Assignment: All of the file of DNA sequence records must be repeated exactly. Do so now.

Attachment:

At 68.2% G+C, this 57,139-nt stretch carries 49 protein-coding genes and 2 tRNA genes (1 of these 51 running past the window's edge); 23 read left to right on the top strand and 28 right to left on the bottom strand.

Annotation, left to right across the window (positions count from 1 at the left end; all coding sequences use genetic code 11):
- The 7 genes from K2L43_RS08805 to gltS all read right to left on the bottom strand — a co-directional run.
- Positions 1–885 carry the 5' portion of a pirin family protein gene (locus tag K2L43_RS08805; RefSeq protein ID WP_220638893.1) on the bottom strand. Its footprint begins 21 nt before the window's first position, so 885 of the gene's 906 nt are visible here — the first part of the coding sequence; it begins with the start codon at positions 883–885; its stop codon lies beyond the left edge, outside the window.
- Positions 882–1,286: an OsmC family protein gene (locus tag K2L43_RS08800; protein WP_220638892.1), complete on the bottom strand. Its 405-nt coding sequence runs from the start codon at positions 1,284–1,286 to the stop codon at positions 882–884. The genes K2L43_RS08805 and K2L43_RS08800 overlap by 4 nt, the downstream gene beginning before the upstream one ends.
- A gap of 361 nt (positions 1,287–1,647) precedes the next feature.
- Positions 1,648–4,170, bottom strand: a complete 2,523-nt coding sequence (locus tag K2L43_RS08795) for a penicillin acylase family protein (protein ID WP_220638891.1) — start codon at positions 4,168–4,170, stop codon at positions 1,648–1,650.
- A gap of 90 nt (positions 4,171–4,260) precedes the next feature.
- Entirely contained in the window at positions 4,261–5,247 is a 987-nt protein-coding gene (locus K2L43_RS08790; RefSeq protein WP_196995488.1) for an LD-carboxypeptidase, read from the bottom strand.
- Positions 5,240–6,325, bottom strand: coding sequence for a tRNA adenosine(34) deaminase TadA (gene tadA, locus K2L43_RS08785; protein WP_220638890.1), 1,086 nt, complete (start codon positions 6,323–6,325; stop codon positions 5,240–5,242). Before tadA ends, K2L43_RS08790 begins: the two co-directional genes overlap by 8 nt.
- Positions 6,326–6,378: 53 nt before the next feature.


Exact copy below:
At 68.2% G+C, this 57,139-nt stretch carries 49 protein-coding genes and 2 tRNA genes (1 of these 51 running past the window's edge); 23 read left to right on the top strand and 28 right to left on the bottom strand.

Annotation, left to right across the window (positions count from 1 at the left end; all coding sequences use genetic code 11):
- The 7 genes from K2L43_RS08805 to gltS all read right to left on the bottom strand — a co-directional run.
- Positions 1–885 carry the 5' portion of a pirin family protein gene (locus tag K2L43_RS08805; RefSeq protein ID WP_220638893.1) on the bottom strand. Its footprint begins 21 nt before the window's first position, so 885 of the gene's 906 nt are visible here — the first part of the coding sequence; it begins with the start codon at positions 883–885; its stop codon lies beyond the left edge, outside the window.
- Positions 882–1,286: an OsmC family protein gene (locus tag K2L43_RS08800; protein WP_220638892.1), complete on the bottom strand. Its 405-nt coding sequence runs from the start codon at positions 1,284–1,286 to the stop codon at positions 882–884. The genes K2L43_RS08805 and K2L43_RS08800 overlap by 4 nt, the downstream gene beginning before the upstream one ends.
- A gap of 361 nt (positions 1,287–1,647) precedes the next feature.
- Positions 1,648–4,170, bottom strand: a complete 2,523-nt coding sequence (locus tag K2L43_RS08795) for a penicillin acylase family protein (protein ID WP_220638891.1) — start codon at positions 4,168–4,170, stop codon at positions 1,648–1,650.
- A gap of 90 nt (positions 4,171–4,260) precedes the next feature.
- Entirely contained in the window at positions 4,261–5,247 is a 987-nt protein-coding gene (locus K2L43_RS08790; RefSeq protein WP_196995488.1) for an LD-carboxypeptidase, read from the bottom strand.
- Positions 5,240–6,325, bottom strand: coding sequence for a tRNA adenosine(34) deaminase TadA (gene tadA, locus K2L43_RS08785; protein WP_220638890.1), 1,086 nt, complete (start codon positions 6,323–6,325; stop codon positions 5,240–5,242). Before tadA ends, K2L43_RS08790 begins: the two co-directional genes overlap by 8 nt.
- Positions 6,326–6,378: 53 nt before the next feature.